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Emmy Watch: Your Limited Series Nominees

Wrapping up our final category of this year’s Emmy Nominees, we’re taking a look at the diverse Limited Series group. Crime dramas seem to be the top draw this year and will likely walk away big winners. 

The premiere year of American Crime Story is expected to be the runaway winner of the limited series category. The show had all the ingredients of a smash hit – executive producers Brad Falchuk and Ryan Murphy, the anthology style of American Horror Story, and a premise based on of one of the most sensational murder cases in American history, the O.J. Simpson trial. Sarah Paulson, Courtney B. Vance and Cuba Gooding Jr. led the stand out performances. All three pulled down acting nominations. Each episode revisited an iconic moment from the case from the Bronco chase to the glove that didn’t fit to the (spoiler!) acquittal without being heavy handed or cheesy. Already sweeping up four Creative Arts wins, we expect The People v. O.J. Simpson to dominate. Hair Department Head Chris Clark took home a Creative Arts Emmy for recreating some of the most famous hairdos of the 1990s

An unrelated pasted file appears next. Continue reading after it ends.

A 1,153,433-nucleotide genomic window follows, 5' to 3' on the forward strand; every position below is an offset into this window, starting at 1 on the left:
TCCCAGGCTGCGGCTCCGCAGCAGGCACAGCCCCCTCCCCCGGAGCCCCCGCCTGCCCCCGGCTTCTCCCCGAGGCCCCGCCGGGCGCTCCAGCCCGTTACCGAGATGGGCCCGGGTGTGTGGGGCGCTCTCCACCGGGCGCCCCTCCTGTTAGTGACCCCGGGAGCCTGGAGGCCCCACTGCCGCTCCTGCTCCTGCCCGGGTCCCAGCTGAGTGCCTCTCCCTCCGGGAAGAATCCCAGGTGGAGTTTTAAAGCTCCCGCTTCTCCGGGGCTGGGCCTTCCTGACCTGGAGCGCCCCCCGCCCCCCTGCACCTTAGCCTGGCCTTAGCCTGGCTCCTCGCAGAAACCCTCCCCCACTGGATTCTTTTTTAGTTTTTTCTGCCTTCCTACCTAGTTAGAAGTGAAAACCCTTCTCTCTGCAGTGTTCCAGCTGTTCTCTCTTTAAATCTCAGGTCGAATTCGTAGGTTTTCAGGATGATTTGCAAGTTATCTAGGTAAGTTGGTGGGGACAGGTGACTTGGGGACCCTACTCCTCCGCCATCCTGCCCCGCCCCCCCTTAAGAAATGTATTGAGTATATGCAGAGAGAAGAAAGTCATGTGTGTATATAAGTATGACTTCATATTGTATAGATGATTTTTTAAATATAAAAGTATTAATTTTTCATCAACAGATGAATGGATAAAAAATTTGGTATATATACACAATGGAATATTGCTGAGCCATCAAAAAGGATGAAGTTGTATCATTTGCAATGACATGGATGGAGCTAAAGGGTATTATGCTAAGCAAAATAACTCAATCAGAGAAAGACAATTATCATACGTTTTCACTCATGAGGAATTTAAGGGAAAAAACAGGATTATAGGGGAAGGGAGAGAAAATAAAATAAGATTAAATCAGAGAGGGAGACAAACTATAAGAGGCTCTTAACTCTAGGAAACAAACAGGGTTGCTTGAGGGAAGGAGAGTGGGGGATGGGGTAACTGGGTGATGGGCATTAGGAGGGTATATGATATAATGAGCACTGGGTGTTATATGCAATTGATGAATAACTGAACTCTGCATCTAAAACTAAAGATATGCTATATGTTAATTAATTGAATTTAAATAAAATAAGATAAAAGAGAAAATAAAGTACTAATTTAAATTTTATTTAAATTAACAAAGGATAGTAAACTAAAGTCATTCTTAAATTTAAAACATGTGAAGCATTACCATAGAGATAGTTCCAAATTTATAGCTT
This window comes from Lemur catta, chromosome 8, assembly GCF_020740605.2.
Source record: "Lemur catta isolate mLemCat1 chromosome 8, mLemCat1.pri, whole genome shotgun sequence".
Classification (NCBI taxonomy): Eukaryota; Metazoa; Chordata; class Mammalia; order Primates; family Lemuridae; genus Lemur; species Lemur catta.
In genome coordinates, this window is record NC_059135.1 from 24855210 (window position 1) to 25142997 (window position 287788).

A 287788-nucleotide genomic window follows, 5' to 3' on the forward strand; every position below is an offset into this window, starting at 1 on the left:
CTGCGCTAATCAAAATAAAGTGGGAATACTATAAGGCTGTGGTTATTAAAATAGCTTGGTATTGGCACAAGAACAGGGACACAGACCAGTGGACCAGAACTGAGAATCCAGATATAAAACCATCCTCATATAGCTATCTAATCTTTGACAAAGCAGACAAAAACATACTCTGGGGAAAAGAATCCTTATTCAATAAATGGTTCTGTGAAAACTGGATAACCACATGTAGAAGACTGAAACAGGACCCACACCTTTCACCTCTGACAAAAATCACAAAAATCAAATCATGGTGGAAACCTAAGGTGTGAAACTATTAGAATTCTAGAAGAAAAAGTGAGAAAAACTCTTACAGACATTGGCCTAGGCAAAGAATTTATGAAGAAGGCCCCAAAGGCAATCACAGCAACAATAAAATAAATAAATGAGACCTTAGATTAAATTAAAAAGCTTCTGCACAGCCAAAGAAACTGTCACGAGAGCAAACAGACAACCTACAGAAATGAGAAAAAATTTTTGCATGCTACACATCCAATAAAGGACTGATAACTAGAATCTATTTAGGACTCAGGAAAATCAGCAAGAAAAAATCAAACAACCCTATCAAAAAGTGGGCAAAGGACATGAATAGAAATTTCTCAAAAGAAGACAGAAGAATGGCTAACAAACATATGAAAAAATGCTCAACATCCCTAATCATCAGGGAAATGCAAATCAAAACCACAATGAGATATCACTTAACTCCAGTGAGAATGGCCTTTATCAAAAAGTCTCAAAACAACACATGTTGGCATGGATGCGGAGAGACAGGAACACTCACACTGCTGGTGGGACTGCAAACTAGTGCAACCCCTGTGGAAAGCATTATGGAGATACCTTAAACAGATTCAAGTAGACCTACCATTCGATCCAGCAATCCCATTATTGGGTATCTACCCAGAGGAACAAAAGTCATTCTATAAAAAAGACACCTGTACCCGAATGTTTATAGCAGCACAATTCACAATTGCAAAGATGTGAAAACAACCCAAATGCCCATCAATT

https://www.youtube.com/watch?v=ovhjjk8Gs4k

The quirky and memorably gory Coen brothers’ classic Fargo launched the series of the same name that has become a darling among critics. Although not a retelling of the film plot, the first season did make connections to the big screen original and the second season followed yet another new storyline with small tie ins to the first. All three share plenty of blood and those thick Minnesota accents. Production designer Warren Alan Young spoke with us earlier this year about how he captured the prairie noir look of the show

American Crime (not to be confused with American Crime Story) from Executive Producer John Ridley is the only show in the Outstanding Limited Series category to be a return nominee from last year. Both seasons have fearlessly tackled some of the ugliest issues in America. With a finger on the pulse of current events, the show explored sexual assault in schools this year. Felicity Huffman returned for season 2 in a new role earning her a second consecutive nomination, although Sarah Paulson will be a tough contender to take down. 

Surprisingly, Roots was shut out of the performance categories despite boasting titans of stage and screen like Laurence Fishburne, Forest Whitaker, and Anika Noni Rose. The show aired over four nights (the original 1977 miniseries spanning 8) and while it didn’t break viewing records like it’s predecessor, it was a top-notch production. Unlikely to edge out The People v. O.J. Simpson, the nomination for Roots was still well deserved. 

The Night Manager pops up in every Limited Series category except Supporting Actress. The six-hour British spy drama was well executed and Hugh Laurie could nab a surprise performance Emmy’s, but the category is again likely to go to a People v. O.J. Simpson cast member. Olivia Colman delivered a notable performance during her real life pregnancy that was little mentioned in the series, making her the favorite to win Supporting Actress.